Fully-Formed-Josh-Sweeden

On May 4th, NTS celebrated its 73rd graduating class. Each year I listen intently to testimonies of students and mentally compile common themes and phrases from the testimonies. How do our graduates reflect on their studies? How do they talk about their ministry or calling? What support networks do they name? How are they integrating their learning with their contexts of ministry? There is much to celebrate in these testimonies, but there are at least three increasingly common themes worth noting.

Education is formation. Despite the constant pressure for education to become a transaction (I pay, do, or complete this; I get that), our graduates reflect NTS’s deep conviction that theological education is ultimately an act of worship. Education does offer concrete benefits, but it is the intangible and incalculable rewards that are most lasting and fulfilling.

In their testimonies, graduates often highlight memorable experiences at NTS. Rarely does passing a test or completing an assignment or course make the list. What graduates name are key transformational moments and relationships that marked their journey and propelled them forward. Graduates highlight the key persons who shape their lives—professors, pastors, family, and friends. These are the mentors and partners on a journey in which the degree diploma, as important as it is, was never the point. In this sense, NTS graduates recall the primary purpose of theological education as encounter with the triune God. Academic structures support that encounter, but transformation occurs within a learning community comprised of a unique web of communities and relationships.

Content (still) matters. In a world saturated by content that is searchable, immediately available, and even, at times, intrusive, educators have questioned the place of content transmission in the learning process. Seminaries have a unique place in the conversation because theological education should never be reduced to mere knowledge acquisition. Our focus is sapiential knowledge—the cultivation of wisdom—so that ministers can faithfully discern and act in ever-changing and complex contexts.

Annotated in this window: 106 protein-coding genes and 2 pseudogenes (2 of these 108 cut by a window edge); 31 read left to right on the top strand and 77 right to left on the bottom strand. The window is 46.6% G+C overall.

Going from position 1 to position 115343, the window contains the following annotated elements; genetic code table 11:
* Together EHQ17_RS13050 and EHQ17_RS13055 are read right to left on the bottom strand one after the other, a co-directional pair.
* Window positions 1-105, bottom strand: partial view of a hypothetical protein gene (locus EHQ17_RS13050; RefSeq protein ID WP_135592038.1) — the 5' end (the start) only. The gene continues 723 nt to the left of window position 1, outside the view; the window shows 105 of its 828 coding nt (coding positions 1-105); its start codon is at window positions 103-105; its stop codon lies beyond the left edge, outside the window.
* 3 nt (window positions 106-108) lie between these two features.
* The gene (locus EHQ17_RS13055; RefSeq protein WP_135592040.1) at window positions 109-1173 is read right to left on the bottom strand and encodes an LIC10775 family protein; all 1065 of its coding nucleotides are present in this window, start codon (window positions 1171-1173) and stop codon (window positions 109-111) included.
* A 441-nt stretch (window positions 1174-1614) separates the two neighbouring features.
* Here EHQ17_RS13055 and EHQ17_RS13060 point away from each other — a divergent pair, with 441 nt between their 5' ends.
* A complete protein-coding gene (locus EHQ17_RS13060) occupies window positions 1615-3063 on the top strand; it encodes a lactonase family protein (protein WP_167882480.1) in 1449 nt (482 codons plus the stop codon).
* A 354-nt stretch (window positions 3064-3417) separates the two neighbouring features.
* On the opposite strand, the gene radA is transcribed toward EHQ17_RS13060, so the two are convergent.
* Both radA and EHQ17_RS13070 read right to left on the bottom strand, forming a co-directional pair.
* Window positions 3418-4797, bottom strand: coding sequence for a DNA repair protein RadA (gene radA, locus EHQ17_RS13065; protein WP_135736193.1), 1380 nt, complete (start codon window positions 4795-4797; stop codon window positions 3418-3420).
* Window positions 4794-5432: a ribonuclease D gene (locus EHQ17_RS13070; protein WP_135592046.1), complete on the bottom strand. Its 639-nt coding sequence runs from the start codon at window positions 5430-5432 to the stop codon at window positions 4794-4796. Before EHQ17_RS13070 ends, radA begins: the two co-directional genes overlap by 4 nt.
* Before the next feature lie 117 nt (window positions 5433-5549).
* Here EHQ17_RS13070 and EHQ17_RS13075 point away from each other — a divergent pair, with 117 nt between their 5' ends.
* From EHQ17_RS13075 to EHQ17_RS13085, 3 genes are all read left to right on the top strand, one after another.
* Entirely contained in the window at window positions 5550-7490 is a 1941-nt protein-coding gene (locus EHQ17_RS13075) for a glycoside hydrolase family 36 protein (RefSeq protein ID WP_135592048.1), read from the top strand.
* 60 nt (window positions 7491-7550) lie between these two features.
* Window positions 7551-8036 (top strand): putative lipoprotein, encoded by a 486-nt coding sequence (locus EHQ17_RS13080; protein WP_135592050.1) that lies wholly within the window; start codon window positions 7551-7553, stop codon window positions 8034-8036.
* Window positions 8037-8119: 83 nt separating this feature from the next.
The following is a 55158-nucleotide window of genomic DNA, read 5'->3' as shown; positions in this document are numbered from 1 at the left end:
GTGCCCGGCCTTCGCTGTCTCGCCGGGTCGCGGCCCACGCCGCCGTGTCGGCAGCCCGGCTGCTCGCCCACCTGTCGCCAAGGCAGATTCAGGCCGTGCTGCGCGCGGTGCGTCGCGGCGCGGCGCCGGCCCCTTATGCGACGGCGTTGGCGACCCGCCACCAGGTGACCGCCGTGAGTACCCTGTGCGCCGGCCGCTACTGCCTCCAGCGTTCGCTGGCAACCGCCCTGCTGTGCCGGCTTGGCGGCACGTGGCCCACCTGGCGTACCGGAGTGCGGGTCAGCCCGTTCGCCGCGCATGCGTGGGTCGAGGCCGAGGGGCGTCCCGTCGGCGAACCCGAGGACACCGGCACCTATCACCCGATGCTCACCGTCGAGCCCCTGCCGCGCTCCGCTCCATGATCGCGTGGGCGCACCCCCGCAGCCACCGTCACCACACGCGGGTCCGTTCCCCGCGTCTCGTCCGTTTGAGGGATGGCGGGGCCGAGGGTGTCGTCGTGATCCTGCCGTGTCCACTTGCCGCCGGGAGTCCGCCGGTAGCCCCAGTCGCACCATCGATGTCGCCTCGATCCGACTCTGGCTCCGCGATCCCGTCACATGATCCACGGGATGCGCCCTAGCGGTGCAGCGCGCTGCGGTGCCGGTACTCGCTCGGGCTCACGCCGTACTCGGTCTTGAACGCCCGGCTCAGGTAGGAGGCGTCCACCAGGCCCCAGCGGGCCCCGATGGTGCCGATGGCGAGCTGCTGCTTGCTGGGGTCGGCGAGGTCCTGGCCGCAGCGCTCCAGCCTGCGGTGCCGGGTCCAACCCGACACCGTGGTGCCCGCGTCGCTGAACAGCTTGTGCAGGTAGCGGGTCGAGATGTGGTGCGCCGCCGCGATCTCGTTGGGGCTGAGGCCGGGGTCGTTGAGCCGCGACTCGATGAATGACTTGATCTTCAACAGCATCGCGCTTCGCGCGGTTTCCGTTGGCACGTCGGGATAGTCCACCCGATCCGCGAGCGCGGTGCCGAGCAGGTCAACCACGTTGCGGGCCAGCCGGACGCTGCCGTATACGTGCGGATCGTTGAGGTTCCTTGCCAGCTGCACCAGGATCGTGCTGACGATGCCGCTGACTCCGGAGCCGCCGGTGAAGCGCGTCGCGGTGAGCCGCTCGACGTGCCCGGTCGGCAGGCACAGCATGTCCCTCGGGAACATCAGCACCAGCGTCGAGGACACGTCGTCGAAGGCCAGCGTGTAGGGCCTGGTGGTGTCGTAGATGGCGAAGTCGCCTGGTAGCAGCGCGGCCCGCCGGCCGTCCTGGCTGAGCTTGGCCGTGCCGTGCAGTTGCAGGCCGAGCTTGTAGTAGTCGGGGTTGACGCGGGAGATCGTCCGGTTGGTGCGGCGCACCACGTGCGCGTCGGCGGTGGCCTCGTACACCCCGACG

I keep expecting to hear graduates name their experiences of content saturation; a sense of “content overload.” I anticipate negative associations with those classes that still entail the memorization of dates, figures, and events, or require the ability to articulate the context of a biblical passage or a theological position without a book (or search engine) handy. But it doesn’t happen. Instead, graduates consistently name their appreciation for mastering content, which includes mastery of how to engage, interpret, or evaluate the plethora of content that infiltrates their daily lives. Acquiring knowledge for knowledge’s sake is not the point, but graduates are reminding us that content—especially deep-rooted and critically-evaluated content—is at a premium in today’s world. They appreciate the time and space to learn and absorb such content. They appreciate having the breadth and depth of knowledge that enables them to say something more substantive than, “in my opinion…”

Head-Heart-Hands is deeply engrained in the NTS educational ethos. John Wesley once suggested the nature of true Christianity could not be reduced to ‘right doctrine’ and ‘right practice’. Christian faith entails a ‘right heart’ expressed in love of God and neighbor—a needed emphasis given the eighteenth-century context of English Christendom. The threefold formula captures some of the spirit of early evangelicalism that continues to be reflected through NTS’s own Wesleyan-Holiness heritage.

Our graduates confirm that head-heart-hands is more than just an educational ideology. They describe their time at NTS as one that nurtured practical wisdom and developed within them a sense of theological know-how. They think critically about the what and the how of ministry; they’ve practiced and tested what they’ve learned, and they have discovered how to draw from deep wells.

More fundamentally, though, our graduates reflect Wesley’s emphasis on a right heart as expressed in love of God and neighbor. Their vocational passions and ministerial commitments are preceded by an ever-deepening love that permeates their understanding of God, self, and others. And this is what gives me the greatest hope. In all of complexities and uncertainties of the future, love properly directed will triumph. Maybe this is why Wesley equated a right heart with the peace that comes from trust and confidence in God; a peace which “surpasses all understanding” (Phil. 4:7).

In light of these common themes in our graduates’ testimonies, I can’t help but be grateful for the Spirit’s movement in and through the NTS community. As we celebrate the gifts of our graduates, we anticipate the ways God will continue to use them for the sake of the church and for the life of the world.

Faculty Member Josh Sweeden

Dr. Josh Sweeden
Academic Dean and Associate Professor of Church and Society

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